The Federation of European Biochemical Societies and its partners are looking for institutions to host the FEBS-IUBMB-ENABLE Symposium in 2023 and in 2024 for graduate students and postdocs. Institutions interested in hosting the 2023 event must apply by Jan. 31. Those interested in hosting the 2024 event have until March 31. Note that the symposia are to be organized by the students/postdocs. Learn more.
Feb. 9: Lasker essay contest time
The Lasker Foundation will begin accepting essays for its annual contest Feb. 9. The contest is open to medical school students, interns, residents and fellows; doctoral students and postdoctoral fellows in biomedical sciences; and graduate students in public health or other health professions programs. Winners will receive up to $5,000. Monetary prizes will be directed to the winners' institutions to be used toward the winners' educational expenses. The topic will be announced in early February, and winners will be announced in early July. Learn more.
Feb. 15: RNA summer internship program in Colorado
The University of Colorado Anschutz Medical Campus is advertising its RNA Bioscience Initiative Summer Internship Program. This 10-week internship runs from June to August and offers a $4,000 stipend, roundtrip travel expenses and housing. Half of the participants are selected from applicants affiliated with the Society for the Advancement of Chicanos/Hispanics and Native Americans in Science. The application deadline is Feb. 15. Learn more.
Feb. 16: Webinar on best practice for clinical relevance
The American Physiological Society, ADInstruments and InsideScientific are hosting a one-hour translational science panel discussion featuring three international researchers. It will include presentations and live Q&A that address topics for researchers who want to progress their preclinical research models into the translational and clinical sectors. Learn more.
April 26: Abstract deadline for ASBMB's O-GlcNAc meeting
This conference, to be held in person in Athens, Ga., will address the multitude of roles that the O-GlcNAc protein modification has in regulating nuclear and cytosolic proteins. It will bring together researchers from diverse fields to share their research, tools and experience in O-GlcNAc biology. The organizers are Gerald Hart and Lance Wells, both of the University of Georgia. Learn more.
May 17–20: Save the date for our ESCRT biology meeting
This in-person meeting will be held in Madison, Wisconsin. It'll be a unique, open, inclusive and interactive forum for the international and domestic research community working on ESCRT biology and be an effective learning environment for all participants, especially graduate students, postdocs and other researchers from diverse backgrounds. This meeting will bring together experts in disciplines as diverse as biophysics, plant biology, cell biology, biochemistry and structural biology from around the world to cover key aspects of ESCRT biology. Stay tuned for abstract and registration deadlines.
July 21–24: Evolution and core processes in gene expression
Coming to an in-person venue in the summer of 2022: The focus of this meeting is to discuss the most recent insights into the cis-regulatory code, how cis-regulatory information is read out by transcription factors, signaling pathways and other proteins, how cellular diversity is created during development and how we can study this problem using cutting-edge genomics technology and computational methods.
The meeting will simultaneously examine the problem from an evolutionary perspective: how cis-regulatory elements evolve, how regulatory variation affects gene expression and phenotypes, how these changes have shaped development and parallel evolution, and how noise affects regulatory circuits and their evolution.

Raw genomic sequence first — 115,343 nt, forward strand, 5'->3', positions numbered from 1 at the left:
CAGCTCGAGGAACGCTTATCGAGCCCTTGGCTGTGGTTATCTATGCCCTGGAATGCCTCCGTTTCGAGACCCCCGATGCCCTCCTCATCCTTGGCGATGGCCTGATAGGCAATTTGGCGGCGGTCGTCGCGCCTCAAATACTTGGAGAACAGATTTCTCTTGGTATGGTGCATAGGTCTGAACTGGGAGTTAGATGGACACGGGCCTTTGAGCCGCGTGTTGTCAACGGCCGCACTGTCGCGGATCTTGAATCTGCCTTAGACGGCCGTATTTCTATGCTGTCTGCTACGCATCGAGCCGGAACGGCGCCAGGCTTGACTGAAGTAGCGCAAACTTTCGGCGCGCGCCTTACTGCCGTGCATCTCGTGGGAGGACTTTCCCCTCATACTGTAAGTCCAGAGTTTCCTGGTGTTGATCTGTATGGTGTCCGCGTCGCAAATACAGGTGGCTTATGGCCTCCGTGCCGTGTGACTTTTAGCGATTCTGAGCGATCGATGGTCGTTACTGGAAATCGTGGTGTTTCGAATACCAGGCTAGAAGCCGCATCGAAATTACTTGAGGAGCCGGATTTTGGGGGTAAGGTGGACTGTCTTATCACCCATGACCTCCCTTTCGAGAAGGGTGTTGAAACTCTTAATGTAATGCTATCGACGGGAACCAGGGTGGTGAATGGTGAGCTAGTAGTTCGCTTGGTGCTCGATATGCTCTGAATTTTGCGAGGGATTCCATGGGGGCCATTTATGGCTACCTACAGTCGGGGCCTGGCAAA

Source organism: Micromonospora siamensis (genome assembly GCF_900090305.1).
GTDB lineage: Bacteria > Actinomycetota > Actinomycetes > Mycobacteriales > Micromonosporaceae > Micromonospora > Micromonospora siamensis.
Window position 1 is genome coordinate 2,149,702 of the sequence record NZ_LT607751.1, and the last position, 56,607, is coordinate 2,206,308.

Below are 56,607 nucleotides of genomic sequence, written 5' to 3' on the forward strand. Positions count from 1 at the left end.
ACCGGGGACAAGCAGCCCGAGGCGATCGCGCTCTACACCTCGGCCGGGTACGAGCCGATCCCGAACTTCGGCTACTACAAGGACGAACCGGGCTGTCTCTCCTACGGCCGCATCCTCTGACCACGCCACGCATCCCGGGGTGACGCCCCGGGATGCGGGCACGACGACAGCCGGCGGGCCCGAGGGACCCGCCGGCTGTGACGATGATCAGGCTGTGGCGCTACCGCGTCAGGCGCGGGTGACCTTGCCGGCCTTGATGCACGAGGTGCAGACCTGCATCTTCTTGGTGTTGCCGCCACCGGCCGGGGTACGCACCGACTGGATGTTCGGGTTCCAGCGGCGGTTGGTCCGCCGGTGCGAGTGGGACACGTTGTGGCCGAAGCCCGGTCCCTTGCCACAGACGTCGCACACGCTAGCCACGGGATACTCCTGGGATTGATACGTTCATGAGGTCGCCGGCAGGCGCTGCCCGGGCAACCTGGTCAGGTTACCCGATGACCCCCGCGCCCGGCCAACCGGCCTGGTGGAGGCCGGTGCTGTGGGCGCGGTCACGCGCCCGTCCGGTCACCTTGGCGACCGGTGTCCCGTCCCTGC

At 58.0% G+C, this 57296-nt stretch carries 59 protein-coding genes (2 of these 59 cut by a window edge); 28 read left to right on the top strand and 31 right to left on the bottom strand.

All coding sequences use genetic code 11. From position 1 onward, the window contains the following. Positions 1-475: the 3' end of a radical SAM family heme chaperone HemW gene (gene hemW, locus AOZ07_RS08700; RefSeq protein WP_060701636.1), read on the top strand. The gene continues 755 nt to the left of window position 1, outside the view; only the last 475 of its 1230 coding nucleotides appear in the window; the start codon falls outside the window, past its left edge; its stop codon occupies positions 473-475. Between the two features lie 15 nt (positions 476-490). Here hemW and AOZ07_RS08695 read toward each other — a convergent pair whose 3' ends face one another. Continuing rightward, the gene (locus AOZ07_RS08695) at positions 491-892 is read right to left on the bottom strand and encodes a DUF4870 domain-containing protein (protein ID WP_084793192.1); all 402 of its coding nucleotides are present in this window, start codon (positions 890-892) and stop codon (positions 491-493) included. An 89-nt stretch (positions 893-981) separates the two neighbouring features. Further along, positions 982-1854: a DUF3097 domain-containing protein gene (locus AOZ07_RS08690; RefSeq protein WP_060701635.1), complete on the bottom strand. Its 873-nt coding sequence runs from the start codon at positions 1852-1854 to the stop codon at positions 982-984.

Aug. 14–18: Mass spectrometry in the health and life sciences
This five-day conference will be an international forum for discussion of the remarkable advances in cell and human protein biology revealed by ever-more-innovative and powerful mass spectrometric technologies. The conference will juxtapose sessions about methodological advances with sessions about the roles those advances play in solving problems and seizing opportunities to understand the composition, dynamics and function of cellular machinery in numerous biological contexts. In addition to celebrating these successes, we also intend to articulate urgent, unmet needs and unsolved problems that will drive the field in the future. Registration and abstract submission begins Nov. 1. Abstracts are due May 16. Learn more.
Sept. 28–Oct. 2: Epigenetic regulation and genome stability
Save the date! Most meetings on epigenetics and chromatin focus on transcription, while most meetings on genome integrity include little attention to epigenetics and chromatin. This conference in Seattle will bridge this gap to link researchers who are interested in epigenetic regulations and chromatin with those who are interested in genome integrity. Stay tuned for abstract and registration deadlines.
Sept. 29–Oct. 2: Chromatin and RNA polymerase II
Save the date for this in-person meeting in Snowbird, Utah! Sessions will cover recent advances and new technologies in RNA polymerase II regulation, including the contributions of non-coding RNAs, enhancers and promoters, chromatin structure and post-translational modifications, molecular condensates, and other factors that regulate gene expression. Patrick Cramer of the Max Planck Institute will present the keynote address on the structure and function of transcription regulatory complexes. Stay tuned for abstract and registration deadlines.
Call for virtual scientific event proposals
The ASBMB provides members with a virtual platform to share scientific research and accomplishments and to discuss emerging topics and technologies with the BMB community.
The ASBMB will manage the technical aspects, market the event to tens of thousands of contacts and present the digital event live to a remote audience. Additional tools such as polling, Q&A, breakout rooms and post event Twitter chats may be used to facilitate maximum engagement.
Seminars are typically one to two hours long. A workshop or conference might be longer and even span several days.
Prospective organizers may submit proposals at any time. Decisions are usually made within four to six weeks.